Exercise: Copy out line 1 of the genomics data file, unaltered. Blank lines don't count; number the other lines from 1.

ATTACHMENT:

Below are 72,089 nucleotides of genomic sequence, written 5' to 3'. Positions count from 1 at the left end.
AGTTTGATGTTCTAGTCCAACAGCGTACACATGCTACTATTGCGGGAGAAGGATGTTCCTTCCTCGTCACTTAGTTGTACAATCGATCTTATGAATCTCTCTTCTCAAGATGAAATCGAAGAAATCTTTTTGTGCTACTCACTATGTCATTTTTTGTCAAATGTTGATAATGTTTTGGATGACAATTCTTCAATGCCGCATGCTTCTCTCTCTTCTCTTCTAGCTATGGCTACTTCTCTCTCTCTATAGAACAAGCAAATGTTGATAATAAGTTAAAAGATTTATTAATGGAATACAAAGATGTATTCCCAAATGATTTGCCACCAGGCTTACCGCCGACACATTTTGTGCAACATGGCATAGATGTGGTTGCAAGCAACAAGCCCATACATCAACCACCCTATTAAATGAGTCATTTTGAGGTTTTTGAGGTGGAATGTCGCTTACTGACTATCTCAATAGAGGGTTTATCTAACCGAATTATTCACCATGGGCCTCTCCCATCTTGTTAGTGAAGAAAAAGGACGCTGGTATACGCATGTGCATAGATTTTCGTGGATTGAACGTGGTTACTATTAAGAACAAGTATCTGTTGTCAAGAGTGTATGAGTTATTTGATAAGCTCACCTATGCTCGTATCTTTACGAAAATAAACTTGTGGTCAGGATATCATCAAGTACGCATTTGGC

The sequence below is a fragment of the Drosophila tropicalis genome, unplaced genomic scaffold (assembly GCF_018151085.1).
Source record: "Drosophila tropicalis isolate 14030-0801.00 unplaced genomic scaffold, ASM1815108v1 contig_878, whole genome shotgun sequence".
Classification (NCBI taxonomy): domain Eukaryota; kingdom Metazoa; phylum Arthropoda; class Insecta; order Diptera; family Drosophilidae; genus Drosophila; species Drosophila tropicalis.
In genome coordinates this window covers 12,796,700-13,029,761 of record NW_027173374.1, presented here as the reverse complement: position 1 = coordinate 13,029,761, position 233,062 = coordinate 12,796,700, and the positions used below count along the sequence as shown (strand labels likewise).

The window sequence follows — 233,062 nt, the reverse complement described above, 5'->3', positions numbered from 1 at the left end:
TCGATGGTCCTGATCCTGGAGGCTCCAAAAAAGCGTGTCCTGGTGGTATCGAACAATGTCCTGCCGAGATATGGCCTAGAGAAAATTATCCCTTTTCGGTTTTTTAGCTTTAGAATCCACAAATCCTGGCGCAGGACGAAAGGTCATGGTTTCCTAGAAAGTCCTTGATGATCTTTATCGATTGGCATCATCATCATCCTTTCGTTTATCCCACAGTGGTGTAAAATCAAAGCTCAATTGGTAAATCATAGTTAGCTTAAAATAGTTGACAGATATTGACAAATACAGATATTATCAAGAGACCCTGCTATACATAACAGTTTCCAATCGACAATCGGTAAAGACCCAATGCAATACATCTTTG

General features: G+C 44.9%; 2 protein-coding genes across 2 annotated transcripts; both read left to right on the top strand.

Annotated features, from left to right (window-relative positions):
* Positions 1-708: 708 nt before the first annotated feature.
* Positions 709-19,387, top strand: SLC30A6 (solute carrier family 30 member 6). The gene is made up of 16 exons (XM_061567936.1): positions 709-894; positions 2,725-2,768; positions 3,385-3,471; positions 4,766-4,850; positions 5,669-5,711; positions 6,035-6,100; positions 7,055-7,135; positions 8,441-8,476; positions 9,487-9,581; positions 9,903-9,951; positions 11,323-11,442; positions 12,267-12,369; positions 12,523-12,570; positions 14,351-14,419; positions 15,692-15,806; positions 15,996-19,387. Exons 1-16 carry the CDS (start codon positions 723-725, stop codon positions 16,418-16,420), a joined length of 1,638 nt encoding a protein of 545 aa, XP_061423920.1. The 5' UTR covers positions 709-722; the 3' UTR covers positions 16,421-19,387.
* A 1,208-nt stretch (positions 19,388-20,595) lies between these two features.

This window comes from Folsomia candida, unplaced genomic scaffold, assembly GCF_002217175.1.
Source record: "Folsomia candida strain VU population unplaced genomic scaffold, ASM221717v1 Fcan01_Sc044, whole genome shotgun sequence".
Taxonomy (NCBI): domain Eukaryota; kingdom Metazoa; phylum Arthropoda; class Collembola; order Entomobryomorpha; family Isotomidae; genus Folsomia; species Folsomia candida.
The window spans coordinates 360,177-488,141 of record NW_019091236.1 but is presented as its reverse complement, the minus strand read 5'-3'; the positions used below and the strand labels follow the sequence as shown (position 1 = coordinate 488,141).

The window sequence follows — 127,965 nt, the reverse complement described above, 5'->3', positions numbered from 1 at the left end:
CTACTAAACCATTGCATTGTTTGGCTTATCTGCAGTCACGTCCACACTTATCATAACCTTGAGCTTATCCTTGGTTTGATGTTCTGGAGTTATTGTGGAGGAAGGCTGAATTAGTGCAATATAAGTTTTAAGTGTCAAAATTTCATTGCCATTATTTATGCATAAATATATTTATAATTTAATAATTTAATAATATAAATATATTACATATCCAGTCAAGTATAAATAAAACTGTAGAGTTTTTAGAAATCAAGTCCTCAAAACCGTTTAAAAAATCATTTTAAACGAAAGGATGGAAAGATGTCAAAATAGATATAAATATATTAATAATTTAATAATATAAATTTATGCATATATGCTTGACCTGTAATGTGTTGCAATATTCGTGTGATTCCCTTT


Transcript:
Below are 72,089 nucleotides of genomic sequence, written 5' to 3'. Positions count from 1 at the left end.